Pot roast is the ultimate comfort food–serve mashed potatoes or whipped parsnips along side of it, or hearty, buttered egg noodles. Gravy made from the reduced juices is also delicious. I made this for supper last night which was the perfect ending to a winter day.
Roast beef and pot roast are among two of many reasons I probably could never become a vegetarian, even if I wanted to for ethical reasons. OK, and steak and a good hamburger, and the occasional roast lamb, too. They are also two of the dishes that I feared making properly for years. Most of us have suffered through really tough pot roast in our lives and I've certainly made a few of those myself. But I learned through trial and error–and this really fabulous and easy recipe–that the secret to making both perfect roast beef or pot roast is similar: slow and low.
Look for boneless, pink cuts of meat with lots of good marbling–that's what you want for the most tender, fork-cut pot roast.
With pot roast it's a slightly different process because you want to first braise the meat on all sides in order to start the necessary break down of the connective tissues–those great grisly bits marbled into a cheaper cut of meat (which is ideal for pot roast–you don't want anything too lean). And yet, it is similar to roast beef, too, which I like to cook quite high for about 20 minutes to sear it and form a good crust before reducing the oven temperature. This essential braising is what eventually leads to tenderizing the meat with its slow-cooking in the oven. It is also what gives a "well done" (in the flavor and texture sense of the word) pot roast its melt-in-your mouth characteristic.
You can use almost any combination of vegetables and additions to cradle your pot roast while it's cooking, but here are the basics.
I rarely use a crock pot any more but you could probably make this in a crock pot–I just can't guarantee the outcome. I fear those, too, for most varieties of slow cooking because "crock pot" pot roasts are what created my anxiety about making them in the first place: after a day of stewing, even after the requisite braising and then in the cooker on low, they were tough and awful. Fortunately, you can replicate that slow-cooker process in your own oven with even better results.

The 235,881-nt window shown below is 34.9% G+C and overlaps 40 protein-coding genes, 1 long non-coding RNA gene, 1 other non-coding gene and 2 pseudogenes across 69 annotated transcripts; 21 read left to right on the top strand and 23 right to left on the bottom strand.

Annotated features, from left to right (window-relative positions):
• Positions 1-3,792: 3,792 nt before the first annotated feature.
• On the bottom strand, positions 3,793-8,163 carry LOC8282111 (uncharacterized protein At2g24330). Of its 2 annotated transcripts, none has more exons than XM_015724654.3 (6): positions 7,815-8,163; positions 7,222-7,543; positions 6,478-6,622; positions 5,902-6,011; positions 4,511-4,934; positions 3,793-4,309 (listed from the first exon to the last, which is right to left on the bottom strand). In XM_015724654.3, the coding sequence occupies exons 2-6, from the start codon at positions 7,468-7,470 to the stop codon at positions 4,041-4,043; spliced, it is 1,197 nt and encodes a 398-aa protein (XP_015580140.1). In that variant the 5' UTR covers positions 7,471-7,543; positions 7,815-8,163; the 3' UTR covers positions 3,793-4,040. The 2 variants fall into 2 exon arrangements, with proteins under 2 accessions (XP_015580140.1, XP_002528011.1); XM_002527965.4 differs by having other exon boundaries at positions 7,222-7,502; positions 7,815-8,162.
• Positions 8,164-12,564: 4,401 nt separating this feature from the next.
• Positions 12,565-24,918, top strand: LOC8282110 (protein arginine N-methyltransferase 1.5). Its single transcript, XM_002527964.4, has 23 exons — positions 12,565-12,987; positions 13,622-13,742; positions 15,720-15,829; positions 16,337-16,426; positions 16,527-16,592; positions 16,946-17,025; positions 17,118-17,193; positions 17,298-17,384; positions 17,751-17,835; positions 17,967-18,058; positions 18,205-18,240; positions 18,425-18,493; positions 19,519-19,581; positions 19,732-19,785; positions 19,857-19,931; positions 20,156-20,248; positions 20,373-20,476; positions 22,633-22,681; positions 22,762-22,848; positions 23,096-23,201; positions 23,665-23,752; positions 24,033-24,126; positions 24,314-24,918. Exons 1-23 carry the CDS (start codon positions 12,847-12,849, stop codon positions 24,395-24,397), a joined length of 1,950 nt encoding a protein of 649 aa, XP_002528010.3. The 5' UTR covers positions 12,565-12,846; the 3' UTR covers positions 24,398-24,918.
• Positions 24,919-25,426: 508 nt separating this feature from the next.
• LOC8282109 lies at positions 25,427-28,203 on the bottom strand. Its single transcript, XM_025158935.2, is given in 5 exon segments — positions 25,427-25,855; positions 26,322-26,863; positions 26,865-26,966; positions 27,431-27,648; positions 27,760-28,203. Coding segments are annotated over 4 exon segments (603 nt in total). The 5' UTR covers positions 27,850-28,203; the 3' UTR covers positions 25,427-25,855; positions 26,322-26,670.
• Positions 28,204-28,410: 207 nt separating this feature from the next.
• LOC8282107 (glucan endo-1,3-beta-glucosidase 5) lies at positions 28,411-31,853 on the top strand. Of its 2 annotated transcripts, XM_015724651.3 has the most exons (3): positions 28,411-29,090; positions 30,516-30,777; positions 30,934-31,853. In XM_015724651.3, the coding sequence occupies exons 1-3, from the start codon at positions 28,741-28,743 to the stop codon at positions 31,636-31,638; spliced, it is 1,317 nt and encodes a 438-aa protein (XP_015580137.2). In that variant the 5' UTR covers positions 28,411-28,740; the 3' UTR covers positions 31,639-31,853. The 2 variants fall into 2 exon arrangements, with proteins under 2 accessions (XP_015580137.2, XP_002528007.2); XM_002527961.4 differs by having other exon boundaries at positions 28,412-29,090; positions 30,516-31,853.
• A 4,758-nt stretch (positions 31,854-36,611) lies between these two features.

My cooking dish of preference for most things is my Le Creuset® covered dish–the medium baker, which I think is a bit more than a gallon capacity. The nice thing about Le Creuset® cookware, which is now being widely imitated, is that it's baked enamel-over cast iron finish means that it is already seasoned–and it's also easier to clean. It's my favorite pot in the house and when lidded it works like a Dutch oven. A few years ago my husband got me a starter set for Christmas at Sur la Table and I use this particular piece practically every day and for all sorts of things. [I even got one for a friend and she calls it her "magic blue pot"–and it was Edie who taught me about braising. In fact, I used up some of her Bee's Wing Farm garlic, which was a welcome gift.]
So here is the recipe for "Simple Pot Roast," from my edition of American Classics by the editors of Cook's Illustrated. It has since been updated and I've made many recipes from this cookbook, and many from a few others in my collection that they published. What you can count on from their cookbooks, like their magazines (they also publish Cook's Country, to which I subscribe), is that you know they have tested the recipes–and tweaked them–dozens of times. They also write about their methodology, and sometimes the background of a recipe and its history, in further detail which is ideal for anyone who might want more information on what went into the end results. Or you can just cut right to the well-defined recipes. I don't always like a wordy cookbook and theirs can be short on photographs, but it's like following the detailed steps of a scientific experiment while also easy to make–as long as you first do what they say and embellish on your own later.